gms | German Medical Science

62. Jahrestagung der Deutschen Gesellschaft für Medizinische Informatik, Biometrie und Epidemiologie e. V. (GMDS)

Deutsche Gesellschaft für Medizinische Informatik, Biometrie und Epidemiologie

17.09. - 21.09.2017, Oldenburg

Cross-design synthesis of evidence in small populations

Meeting Abstract

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  • Steffen Unkel - Universitätsmedizin Göttingen - Georg-August-Universität Göttingen, Göttingen, Deutschland

Deutsche Gesellschaft für Medizinische Informatik, Biometrie und Epidemiologie. 62. Jahrestagung der Deutschen Gesellschaft für Medizinische Informatik, Biometrie und Epidemiologie e.V. (GMDS). Oldenburg, 17.-21.09.2017. Düsseldorf: German Medical Science GMS Publishing House; 2017. DocAbstr. 181

doi: 10.3205/17gmds042, urn:nbn:de:0183-17gmds0428

Veröffentlicht: 29. August 2017

© 2017 Unkel.
Dieser Artikel ist ein Open-Access-Artikel und steht unter den Lizenzbedingungen der Creative Commons Attribution 4.0 License (Namensnennung). Lizenz-Angaben siehe



Double-blind randomised controlled trials (RCTs) are the gold standard design of clinical research to assess therapeutic interventions. Although there are scenarios in which one phase III trial with exceptionally compelling and clinically relevant results is sufficient to demonstrate efficacy and safety for marketing authorization, usually two independent confirmatory trials are conducted to provide the variety of data needed to confirm the usefulness of an intervention in the intended population. However, in small populations the conduct of even a single RCT with a sufficient sample size might be extremely difficult or not feasible. This is particularly the case in paediatric studies, if the intervention is to treat a rare disease or if randomization is challenging. In these instances, there may be some randomised evidence, but a decision might be taken to consider further observational evidence in addition to the randomised evidence. In this talk, we consider the scenario of a single RCT comparing an experimental treatment to a control in a small patient population. Inspired by a paediatric trial in Alport syndrome, we assume that information external to the randomised comparison, such as data arising from disease registries, is available. When observational data are considered in combination with randomised evidence, the question arises as to how to sensibly synthesise the two forms of evidence. Hierarchical models provide a natural framework for cross-design synthesis of evidence from different study designs. There is an extension to the standard random-effects model for meta-analysis in the sense that an extra level of variation is modelled to allow for variability in effect sizes between the two sources of evidence. The hierarchical models are fitted under the Bayesian paradigm. The performance of the proposed methods are evaluated under different scenarios by means of experiments. This research has received funding from the EU's 7th Framework Programme for research, technological development and demonstration under grant agreement number FP HEALTH 2013 - 602144 with project title (acronym) "Innovative methodology for small populations research'' (InSPiRe).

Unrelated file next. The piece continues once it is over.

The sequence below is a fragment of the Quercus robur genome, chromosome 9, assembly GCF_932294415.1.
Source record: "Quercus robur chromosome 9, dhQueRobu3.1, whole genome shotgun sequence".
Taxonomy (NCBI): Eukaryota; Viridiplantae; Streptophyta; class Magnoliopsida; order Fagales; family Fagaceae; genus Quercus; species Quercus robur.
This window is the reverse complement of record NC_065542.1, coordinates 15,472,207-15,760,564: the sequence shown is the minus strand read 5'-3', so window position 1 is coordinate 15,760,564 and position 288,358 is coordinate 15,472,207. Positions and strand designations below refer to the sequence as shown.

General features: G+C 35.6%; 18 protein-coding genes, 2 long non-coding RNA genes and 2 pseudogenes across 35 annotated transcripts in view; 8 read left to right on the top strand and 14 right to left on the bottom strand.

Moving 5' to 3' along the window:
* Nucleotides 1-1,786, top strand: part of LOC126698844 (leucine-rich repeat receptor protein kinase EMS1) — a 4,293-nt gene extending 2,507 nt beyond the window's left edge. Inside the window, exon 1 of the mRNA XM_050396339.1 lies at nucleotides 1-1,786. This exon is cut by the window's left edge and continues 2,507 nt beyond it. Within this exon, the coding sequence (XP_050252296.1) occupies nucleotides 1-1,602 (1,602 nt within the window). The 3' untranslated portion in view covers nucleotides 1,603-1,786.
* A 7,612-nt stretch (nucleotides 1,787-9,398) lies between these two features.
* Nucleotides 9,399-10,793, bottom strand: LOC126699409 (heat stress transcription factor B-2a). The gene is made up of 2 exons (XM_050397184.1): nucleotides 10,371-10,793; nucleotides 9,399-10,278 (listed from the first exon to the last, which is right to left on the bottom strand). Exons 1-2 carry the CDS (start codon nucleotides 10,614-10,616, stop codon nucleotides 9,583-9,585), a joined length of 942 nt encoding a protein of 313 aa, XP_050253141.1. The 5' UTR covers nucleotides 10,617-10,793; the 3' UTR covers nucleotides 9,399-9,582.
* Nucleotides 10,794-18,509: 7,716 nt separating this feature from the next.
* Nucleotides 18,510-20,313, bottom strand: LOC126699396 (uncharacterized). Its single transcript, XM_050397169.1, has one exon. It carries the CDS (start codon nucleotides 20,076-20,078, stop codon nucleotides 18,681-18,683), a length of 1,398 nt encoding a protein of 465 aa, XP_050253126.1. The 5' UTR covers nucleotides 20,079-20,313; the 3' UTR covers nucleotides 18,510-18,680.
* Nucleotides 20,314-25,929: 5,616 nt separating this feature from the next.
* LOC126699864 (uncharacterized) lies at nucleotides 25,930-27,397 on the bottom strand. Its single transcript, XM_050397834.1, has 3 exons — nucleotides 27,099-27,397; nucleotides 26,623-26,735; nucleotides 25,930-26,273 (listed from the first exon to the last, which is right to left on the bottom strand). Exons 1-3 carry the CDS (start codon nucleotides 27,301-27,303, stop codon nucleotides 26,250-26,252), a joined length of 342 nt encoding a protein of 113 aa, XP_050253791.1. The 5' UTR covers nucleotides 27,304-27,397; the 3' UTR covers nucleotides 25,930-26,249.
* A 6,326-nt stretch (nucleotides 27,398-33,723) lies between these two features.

Der Vortrag gehört zum Workshop "Methods for Generalized Evidence Synthesis".

Organisatoren: R. Bender, K.H. Herrmann, K. Jensen, D. Hauschke, F. Leverkus & T. Friede

Die Autoren geben an, dass kein Interessenkonflikt besteht.

Die Autoren geben an, dass kein Ethikvotum erforderlich ist.